My research focuses on the formal aspects of conflict that have been variously described as 'dynamics of contention,' 'strategic interaction,' and 'expression games' by combatants and defense intellectuals alike. Focusing on the history of the Israel/Palestine conflict, my work concentrates more specifically upon the history of a recursive politics of blame in the Middle East. I am particularly interested in the historical process whereby commonplace arguments about the intractability of conflict became commonplace to begin with; I also seek to analyze what the normalization of these explanations of conflict signal about the relation between a history of conflict and its perpetuation, war and epistemology. In so far as I treat the "mutually assessed mutual assessment" of political actors as a dramaturgical phenomenon to be interpreted in theoretical terms, my work bears an affinity with the broader field of Critical Geopolitics.Strangely enough, this research program began with examinations of architecture, not violence. I was originally trained in architecture and urban planning, and worked for several years as an architect and urban planner in the US and Israel. When I returned to academia to pursue a Ph.D. at Princeton University, I began to study the politics of holy sites during the period of the British Mandate over Palestine (1917-1948). During a period of extended dissertation research in the Middle East and the UK that was generously funded by a Samuel H. Kress Fellowship from the American Schools of Oriental Research, I found myself instead documenting the emergence of a unique and specifically modern culture of contention. Brutal politics and arguments about the 'Wailing Wall, Buraq', and other Holy Sites emerged as processes whereby consensus positions about the relation between mass violence and historical change were tacitly elaborated. As stakeholders accused one another of instigating various eruptions of popular feeling -like the Wailing Wall/Buraq riots-they unwittingly fashioned a shared thematization of political reality and a consensus about how the political conditions in which they were bound took place. With the help of a MacArthur Fellowship in International Peace and Security (CIPS-SSRC) (1995-1997), this work resulted in my first book, An Aesthetic Occupation: The Immediacy of Architecture and the Palestine Conflict (Duke University Press, 2002). Since then, my work has focused on two distinct, but related areas of research. The first concerns the convergence of spatial/geographic knowledge and strategic/military practices. Together with my colleagues in the P-CON Program at Colgate University and members of the Politics/State/Space Research Group at Durham University (UK), I've organized a number of international colloquia on this issue, and co-edited the resulting publications. One of these, on the topic of 'Urbicide,' or the relation between the city and contemporary asymmetrical conflict, has appeared as a special volume of the Journal Theory and Event; another, on 'Forgotten Conflicts,' is in production. I have also written on strategists' conceptions of the contemporary networked battlefield and on Israel's self-declared security barrier. Finally, this vein of research has produced a volume co-edited with Mike Davis entitled Evil Paradises: Dreamworlds of Neoliberalism (New Press, 2007). This work has been described as "a global guidebook to phantasmagoric but real places-alternate realities being constructed as 'utopias' in a capitalist era unfettered by unions and state regulation." My second area of research continues and extends the study of the forms of strategic interaction characterizing the Israel/Palestine conflict that I began in An Aesthetic Occupation. My Wilson Center project on the recursive politics of recrimination following the 1967 Arab-Israeli War will constitute the second volume of a projected three-volume study on this topic. My academic home is Colgate University, where I direct P-CON, the Peace and Conflict Studies Program, and am also a member of the Geography Department. In addition to teaching in my program and department, as a member of Colgate's Middle East and Islamic Studies Program, I offer courses on Israel and the Israel/Palestine Conflict. The P-CON curriculum has a slightly different orientation from many analogous programs, focusing especially on reflexive and critical analyses of contemporary transnational conflicts and peace-making attempts. We hope thereby to train our students to apply the most sophisticated aspects of contemporary academic thought to the most pressing contemporary global problems and issues.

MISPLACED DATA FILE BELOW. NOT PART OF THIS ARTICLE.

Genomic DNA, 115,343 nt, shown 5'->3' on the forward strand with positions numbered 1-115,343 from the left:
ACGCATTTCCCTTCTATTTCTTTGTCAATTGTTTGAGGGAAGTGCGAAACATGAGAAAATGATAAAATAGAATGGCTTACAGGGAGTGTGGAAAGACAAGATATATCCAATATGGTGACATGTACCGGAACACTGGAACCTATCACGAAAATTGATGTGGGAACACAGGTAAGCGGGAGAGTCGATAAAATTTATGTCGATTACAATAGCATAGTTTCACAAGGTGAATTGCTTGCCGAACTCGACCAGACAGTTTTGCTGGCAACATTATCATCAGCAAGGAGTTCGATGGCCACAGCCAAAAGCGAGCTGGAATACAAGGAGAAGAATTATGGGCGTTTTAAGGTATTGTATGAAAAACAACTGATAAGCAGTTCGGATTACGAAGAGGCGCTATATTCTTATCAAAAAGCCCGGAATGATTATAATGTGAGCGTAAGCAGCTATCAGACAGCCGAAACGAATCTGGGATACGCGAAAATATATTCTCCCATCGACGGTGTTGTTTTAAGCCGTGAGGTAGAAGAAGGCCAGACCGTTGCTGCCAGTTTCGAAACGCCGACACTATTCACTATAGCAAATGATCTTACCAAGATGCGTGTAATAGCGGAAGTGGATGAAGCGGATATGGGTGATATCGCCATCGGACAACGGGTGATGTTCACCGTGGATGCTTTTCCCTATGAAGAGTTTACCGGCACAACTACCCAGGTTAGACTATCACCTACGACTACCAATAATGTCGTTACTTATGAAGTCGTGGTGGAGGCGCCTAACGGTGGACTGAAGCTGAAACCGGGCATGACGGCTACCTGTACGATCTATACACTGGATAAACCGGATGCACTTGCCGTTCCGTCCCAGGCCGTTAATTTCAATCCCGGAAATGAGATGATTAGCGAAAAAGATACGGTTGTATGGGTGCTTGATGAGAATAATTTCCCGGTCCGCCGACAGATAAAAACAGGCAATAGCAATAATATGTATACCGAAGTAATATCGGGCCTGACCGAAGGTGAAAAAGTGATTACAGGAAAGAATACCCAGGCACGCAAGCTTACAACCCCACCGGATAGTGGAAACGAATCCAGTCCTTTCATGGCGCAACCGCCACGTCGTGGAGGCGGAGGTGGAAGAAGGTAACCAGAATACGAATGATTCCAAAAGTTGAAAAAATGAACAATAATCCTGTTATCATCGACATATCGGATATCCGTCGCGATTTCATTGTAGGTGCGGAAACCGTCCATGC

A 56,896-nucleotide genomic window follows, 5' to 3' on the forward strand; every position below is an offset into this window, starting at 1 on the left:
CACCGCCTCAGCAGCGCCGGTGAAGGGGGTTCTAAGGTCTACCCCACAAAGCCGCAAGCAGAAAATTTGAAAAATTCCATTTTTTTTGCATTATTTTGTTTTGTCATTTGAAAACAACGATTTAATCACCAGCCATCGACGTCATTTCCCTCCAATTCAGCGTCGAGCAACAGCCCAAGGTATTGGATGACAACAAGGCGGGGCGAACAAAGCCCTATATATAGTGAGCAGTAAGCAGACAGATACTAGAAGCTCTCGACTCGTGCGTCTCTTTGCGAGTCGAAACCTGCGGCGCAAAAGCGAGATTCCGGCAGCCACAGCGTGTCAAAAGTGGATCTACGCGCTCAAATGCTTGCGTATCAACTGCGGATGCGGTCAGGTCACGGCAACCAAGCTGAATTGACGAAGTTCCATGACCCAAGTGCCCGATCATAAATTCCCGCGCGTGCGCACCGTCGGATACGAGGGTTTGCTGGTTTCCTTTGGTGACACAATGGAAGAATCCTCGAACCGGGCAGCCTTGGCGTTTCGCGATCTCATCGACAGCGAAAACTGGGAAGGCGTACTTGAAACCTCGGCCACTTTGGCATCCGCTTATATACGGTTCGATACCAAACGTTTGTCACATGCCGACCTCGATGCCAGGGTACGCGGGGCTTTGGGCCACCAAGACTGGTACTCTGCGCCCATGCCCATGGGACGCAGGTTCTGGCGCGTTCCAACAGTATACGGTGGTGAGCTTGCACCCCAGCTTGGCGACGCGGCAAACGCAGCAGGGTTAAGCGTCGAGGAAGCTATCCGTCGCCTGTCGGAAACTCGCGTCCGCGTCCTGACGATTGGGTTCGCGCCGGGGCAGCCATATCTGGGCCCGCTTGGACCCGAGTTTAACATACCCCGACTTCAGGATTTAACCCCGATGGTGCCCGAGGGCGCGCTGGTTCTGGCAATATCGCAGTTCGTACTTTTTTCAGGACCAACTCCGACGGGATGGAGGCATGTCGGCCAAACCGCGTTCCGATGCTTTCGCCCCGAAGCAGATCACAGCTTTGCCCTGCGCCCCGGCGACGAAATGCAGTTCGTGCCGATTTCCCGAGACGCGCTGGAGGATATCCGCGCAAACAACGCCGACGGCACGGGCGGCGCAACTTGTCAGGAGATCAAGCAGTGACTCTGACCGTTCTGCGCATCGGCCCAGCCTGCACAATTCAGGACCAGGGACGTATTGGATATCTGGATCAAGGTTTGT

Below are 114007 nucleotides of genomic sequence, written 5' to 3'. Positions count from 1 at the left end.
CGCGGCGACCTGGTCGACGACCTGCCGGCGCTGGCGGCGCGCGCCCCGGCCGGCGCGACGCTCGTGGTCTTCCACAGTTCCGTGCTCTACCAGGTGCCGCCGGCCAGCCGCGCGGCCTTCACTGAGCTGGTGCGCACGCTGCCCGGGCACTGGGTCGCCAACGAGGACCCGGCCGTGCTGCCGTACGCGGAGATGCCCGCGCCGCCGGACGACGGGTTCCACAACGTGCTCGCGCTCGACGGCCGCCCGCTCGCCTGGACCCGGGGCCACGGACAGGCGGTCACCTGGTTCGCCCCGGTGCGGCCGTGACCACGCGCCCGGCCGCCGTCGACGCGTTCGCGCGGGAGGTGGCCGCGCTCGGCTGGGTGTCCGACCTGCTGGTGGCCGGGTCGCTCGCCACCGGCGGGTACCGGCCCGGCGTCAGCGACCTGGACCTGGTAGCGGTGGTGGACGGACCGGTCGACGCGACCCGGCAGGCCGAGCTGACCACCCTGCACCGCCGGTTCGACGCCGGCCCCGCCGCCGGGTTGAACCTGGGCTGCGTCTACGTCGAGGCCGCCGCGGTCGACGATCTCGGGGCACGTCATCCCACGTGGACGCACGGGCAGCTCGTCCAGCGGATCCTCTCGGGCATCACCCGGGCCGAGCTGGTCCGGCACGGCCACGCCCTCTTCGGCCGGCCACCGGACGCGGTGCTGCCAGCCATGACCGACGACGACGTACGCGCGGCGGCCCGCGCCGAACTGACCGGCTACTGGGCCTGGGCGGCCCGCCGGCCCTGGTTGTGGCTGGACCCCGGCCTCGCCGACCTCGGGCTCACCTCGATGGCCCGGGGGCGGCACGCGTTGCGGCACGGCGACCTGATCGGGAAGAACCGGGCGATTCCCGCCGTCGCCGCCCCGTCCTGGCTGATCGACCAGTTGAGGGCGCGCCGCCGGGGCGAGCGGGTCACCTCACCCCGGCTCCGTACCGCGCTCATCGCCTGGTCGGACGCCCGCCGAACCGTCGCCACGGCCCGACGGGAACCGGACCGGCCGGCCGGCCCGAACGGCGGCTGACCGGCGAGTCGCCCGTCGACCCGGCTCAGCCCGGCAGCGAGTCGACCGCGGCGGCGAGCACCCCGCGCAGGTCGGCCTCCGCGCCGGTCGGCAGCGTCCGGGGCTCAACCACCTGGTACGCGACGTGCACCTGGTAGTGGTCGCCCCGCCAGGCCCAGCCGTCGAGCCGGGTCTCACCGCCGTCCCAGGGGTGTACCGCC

B.A. (1981) Columbia University; M.Arch. (1984) Columbia University; Ph.D. (1995) Princeton University
Geopolitics,Israeli Politics,Middle East,Palestinian Politics,Urban Issues
- Director, Peace and Conflict Studies Program (P-CON), Colgate University, 2004-07
- Co-Director, and Associate Professor, Art/Phil Program, State University of New York, Stony Brook, 1998-2002
- Assistant Professor, Harvard University GSD, 1996-98
- MacArthur Foundation Fellow [CIPS-SSRC], Institute of War and Peace Studies, Columbia University, 1995-96
Israeli politics and history, Middle East, Palestinian politics and history, urban issues, critical geopolitics
'Traces of Aggression' is a projected history of the mutual recrimination practiced by Arabs and Israelis in the aftermath of the 1967 war. It chronicles the way defense intellectuals, philosophers, politicians, historians, and others construed and made sense of the strategic interaction of all those involved in a recursive politics of blame. The project examines how the dynamics of postwar contention -and reviews of those dynamics- have advanced a common vision of historical change; that is, a tacitly shared theory of history that has normalized subsequent arguments for the intractability of this conflict. Traces of Aggression engages with the aspirations of a critical theory of history in that it reviews how these commonly-accepted and 'reified forms of contention' are premised on visions of history that are logically untenable.